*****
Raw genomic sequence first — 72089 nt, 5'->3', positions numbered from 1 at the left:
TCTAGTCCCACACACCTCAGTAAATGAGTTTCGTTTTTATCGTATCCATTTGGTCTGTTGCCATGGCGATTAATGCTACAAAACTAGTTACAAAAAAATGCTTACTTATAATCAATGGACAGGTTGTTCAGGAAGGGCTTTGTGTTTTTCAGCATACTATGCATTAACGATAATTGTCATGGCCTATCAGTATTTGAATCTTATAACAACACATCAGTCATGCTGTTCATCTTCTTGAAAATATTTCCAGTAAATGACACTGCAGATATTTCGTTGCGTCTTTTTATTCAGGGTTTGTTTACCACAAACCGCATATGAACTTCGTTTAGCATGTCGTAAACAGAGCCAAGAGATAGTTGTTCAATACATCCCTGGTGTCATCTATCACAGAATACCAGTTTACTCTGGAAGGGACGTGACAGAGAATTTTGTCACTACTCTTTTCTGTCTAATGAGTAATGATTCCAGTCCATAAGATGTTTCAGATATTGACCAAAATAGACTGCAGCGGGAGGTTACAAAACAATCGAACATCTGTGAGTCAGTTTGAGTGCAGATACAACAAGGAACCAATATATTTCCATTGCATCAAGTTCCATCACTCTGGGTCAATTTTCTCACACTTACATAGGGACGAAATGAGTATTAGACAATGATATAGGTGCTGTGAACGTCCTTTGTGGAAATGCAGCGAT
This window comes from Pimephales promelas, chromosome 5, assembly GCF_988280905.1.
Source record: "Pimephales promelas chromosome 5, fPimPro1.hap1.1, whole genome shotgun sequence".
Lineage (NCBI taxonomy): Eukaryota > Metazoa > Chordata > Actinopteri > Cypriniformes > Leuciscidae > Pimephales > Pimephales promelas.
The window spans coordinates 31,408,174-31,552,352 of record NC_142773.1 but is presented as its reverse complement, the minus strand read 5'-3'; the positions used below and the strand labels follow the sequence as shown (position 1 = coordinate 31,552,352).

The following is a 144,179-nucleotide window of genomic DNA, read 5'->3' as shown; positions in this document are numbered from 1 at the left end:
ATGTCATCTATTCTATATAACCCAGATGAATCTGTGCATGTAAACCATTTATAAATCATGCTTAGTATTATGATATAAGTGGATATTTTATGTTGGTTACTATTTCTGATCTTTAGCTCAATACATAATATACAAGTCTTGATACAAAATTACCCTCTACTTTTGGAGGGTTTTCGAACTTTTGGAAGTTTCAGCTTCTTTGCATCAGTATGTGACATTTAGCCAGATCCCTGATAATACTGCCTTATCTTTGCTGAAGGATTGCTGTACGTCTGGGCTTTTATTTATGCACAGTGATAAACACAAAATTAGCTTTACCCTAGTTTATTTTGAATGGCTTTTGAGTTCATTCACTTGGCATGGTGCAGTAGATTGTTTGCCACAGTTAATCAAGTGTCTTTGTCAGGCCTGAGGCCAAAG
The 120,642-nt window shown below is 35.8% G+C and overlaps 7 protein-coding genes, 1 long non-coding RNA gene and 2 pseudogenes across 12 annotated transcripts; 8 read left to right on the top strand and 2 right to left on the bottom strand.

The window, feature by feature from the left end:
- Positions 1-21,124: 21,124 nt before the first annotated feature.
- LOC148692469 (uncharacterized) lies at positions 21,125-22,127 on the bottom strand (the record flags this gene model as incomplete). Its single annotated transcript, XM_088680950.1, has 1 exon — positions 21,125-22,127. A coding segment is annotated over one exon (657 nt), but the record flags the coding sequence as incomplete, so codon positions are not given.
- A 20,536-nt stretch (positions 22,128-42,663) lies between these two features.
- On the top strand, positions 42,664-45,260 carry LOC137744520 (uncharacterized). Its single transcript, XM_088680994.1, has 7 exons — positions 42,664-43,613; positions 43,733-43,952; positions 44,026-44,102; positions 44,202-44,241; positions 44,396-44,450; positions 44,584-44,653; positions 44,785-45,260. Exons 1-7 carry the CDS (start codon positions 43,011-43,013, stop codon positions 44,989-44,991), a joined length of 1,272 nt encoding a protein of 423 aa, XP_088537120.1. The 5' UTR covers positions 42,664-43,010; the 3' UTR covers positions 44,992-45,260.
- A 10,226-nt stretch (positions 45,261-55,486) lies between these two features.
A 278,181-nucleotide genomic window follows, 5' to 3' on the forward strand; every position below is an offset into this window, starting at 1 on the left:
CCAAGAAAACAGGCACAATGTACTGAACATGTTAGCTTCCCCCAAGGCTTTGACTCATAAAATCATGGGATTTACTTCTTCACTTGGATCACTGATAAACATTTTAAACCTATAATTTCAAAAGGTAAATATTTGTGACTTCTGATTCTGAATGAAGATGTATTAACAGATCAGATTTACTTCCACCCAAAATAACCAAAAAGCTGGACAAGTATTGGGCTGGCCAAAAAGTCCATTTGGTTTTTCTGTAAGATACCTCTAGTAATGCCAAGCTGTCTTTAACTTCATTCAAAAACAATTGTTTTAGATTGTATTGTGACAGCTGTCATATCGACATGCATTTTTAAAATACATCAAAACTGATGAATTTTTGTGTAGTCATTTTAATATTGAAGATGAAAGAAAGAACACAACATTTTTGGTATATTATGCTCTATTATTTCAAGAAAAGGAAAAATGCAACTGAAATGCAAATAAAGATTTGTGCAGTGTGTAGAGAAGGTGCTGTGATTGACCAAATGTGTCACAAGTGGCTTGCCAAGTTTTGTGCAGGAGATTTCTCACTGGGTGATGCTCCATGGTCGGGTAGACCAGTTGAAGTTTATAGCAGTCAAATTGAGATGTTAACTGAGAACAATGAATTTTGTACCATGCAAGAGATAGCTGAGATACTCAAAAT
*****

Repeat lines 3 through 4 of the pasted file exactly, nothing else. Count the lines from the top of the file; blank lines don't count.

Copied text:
This window comes from Pimephales promelas, chromosome 5, assembly GCF_988280905.1.
Source record: "Pimephales promelas chromosome 5, fPimPro1.hap1.1, whole genome shotgun sequence".